Bethlehem $37.00; A. M. C. Favors, chairman.
Prairie View $43.26; W. E. Johnson, chairman.
Trinity C. M. E. $6.10; J. W. Foster chairman.
J. D. Johnson, County Chairman.
Curtis Poponaugh, Secretary.
Bonham Daily Favorite, June 6, 1918
Yesterday was the day for the registration of all young men who had become of age since June 5 of last year. There were 414 registrants in this county, 347 of whom were whites and sixty-seven colored. There were four places for registration. At Bonham there were 180 whites and nineteen negroes; at Honey Grove there were eighty whites and twenty negroes; at Leonard there were sixty-five whites and no negroes; at Telephone there were forth-six whites and twenty-seven negroes.
Bonham Daily Favorite, June 7, 1918
FOR THE COLORED FOLKS.
Sunday evening next at 7 o'clock, a meeting of the Red Cross workers will be held in the Colored Methodist church in the East end.
The exercises will be opened with "America," sung by the Negro chorus. An address will be made by Mrs. Ladd, of Macon, State chairman of the extension work in the State of Georgia.
Mrs. F. C. Allen will sing.
This meeting is arouse interest among the colored women and men in the Red Cross work for their soldiers in Europe and in camps at home. The Red Cross cares for the colored soldiers just like it does for the white ones, and the colored people at home must taken the same interest in helping it that the white people do. Let them all come to the meeting Sunday evening.
Bonham Daily Favorite, June 11, 1918
A NEGRO BOY'S LETTER TO MOTHER
A BONHAM YOUNG NEGRO IN FRANCE WRITES FEELINGLY TO HIS MOTHER HERE
The Favorite has published many letters from the boys who have gone from this county to the army camps, the trenches in France or have gone out on battle ships and destroyers, but now it wants to give its readers a letter written by one of our Bonham negro boys who is in France, and who wrote home to his mother on Mother's Day. We leave the mothers, white as well as black, to say if any one of you would not have been proud to have received from your son a letter expressing such sentiments as are herein uttered.
France, May, 12, 1918
On this glorious day I am listed among the fortunate ones by having in this world a loving mother. Though we are far apart, I know that mother love still exists, and is perhaps stronger than ever. There are many who are not so fortunate as I and have been robbed of their first love - mother love, the greatest of all.
This morning at reveille our company commander read a telegram from our own General Pershing requesting every soldier in France to help cheer the loved ones at home by writing a letter to mother, and on this day if he had no mother, then to think of some other son’s mother and write to her.
This day seems more sacred to me than it ever did before. Sometimes as I am in this far distant land it seems that I am not so favored as others, but such thoughts soon vanish as I know that I have a loving mother at home who cares so much for me. Do you remember the night I sang:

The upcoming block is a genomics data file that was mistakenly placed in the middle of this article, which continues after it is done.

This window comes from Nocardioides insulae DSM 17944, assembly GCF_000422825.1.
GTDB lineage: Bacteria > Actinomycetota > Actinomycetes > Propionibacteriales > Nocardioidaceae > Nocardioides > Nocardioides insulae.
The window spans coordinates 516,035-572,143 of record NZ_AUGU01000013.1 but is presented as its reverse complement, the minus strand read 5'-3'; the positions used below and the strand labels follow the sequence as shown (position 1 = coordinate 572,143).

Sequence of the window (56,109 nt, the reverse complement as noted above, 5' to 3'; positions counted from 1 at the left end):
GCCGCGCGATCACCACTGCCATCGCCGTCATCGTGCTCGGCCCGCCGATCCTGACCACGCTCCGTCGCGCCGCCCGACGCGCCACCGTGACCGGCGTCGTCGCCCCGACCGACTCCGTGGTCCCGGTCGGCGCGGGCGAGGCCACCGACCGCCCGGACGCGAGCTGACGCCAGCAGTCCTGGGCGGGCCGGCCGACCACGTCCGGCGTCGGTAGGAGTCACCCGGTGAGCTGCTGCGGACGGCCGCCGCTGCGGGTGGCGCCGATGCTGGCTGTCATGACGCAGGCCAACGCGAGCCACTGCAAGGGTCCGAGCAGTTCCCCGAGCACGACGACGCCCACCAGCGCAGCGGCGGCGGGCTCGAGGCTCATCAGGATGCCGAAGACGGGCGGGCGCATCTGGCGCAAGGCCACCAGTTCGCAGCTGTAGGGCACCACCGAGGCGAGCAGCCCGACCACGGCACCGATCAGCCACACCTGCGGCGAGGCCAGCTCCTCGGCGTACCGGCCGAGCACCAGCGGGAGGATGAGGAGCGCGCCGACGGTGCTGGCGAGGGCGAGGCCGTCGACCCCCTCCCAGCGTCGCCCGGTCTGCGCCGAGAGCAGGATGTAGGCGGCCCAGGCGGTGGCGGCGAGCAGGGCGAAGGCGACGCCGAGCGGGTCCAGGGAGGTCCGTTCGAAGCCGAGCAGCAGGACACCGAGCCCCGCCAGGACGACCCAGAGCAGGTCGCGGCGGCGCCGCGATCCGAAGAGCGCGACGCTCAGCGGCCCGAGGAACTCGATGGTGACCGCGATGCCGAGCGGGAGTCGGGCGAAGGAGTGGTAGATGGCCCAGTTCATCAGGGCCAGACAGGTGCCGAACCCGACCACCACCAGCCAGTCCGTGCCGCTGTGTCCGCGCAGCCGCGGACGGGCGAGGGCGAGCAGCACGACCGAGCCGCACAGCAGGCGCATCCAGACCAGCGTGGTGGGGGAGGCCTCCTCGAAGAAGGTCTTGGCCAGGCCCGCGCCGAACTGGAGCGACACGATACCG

"You can’t buy the sunshine at twilight.
And when you lose your mother.
You can’t buy another.
If you had all the world and its gold.”
But please do not be mad. Try and be happy, for without you and your love, my life would be more than unhappy. Give my love to Mr. and Mrs. Matthew White, and tell them sometime when they are giving a program I want them to sing my song (When you kissed your dear old mother good-bye.) and then you ran think of me.
You will notice that up in the right hand corner of thia envelope is written the words “Mother’s letter." This makes this letter just the same as a special delivery letter, and it will be given the right of way over all other mail by special arrangement of our own General Pershing. In his telegram he aks us to write and tell all our mothers that their prayers are needed to help this great army on to victory. As this great army goes on fighting day by day with the sword on this side of the world, we know within our own hearts that somewhere away across the ocean there is being fought just as valiantly a battle, not with the sword, hut with the earnest prayers of our mothers at home.
Hoping these few lines will bring you the joy I sincerely desire for you, I close.
“May He who clothes the lillies,
And marks the sparrows fall,
Protect and save you, mother,
And guide you safe through all.”
Private Bishop Dale.
Company C 507 Engineers,
American K. F. France.
Bonham Daily Favorite, June 14, 1918
NEGROES WHO GO TO CAMP TRAVIS
Number of negroes to be entrained under call 653 and sent to Camp Travis, San Antonio, Texas, beginning June 19, 1918:
Ansley Arthur Collins, Ladonia.
Alex Fields, Monkstown.
Robert Johnson, Honey Grove.
Frank Rian, Nevada, Texas.
Ham Newson, Pilot Point.
Eura Yarborough, Bonham.
Andrew Jackson, Windom.
Hugh Stewart, Bonham.
Saul Favors, Bonham.
Dennis Cullins, Ladonia.
Nat Harris, Monkstown.
Joseph Henslee, Honey Grove.
Leonard Smith, Ladonia.
Henry McFarland, Honey Grove.
Dixie Maddrey, Bonham.
Willie Kirby, Windom.
Henry Davis, Ravenna.
Percy Smith. Honey Grove.
Atchison McFarland, Bonham.
Joe Peterson, Idabel, Okla.
Hoxia Exnia, Denison.
Lee Byse, Honey Grove.
Eugene Williama, Honey Grove.
McKinley Williams, Simms, R. 2.
Sam Debrill, Trenton.
Allen Clark, Ladonia.
Mish McFarland, Honey Grove.
John Joffries, Honey Grove.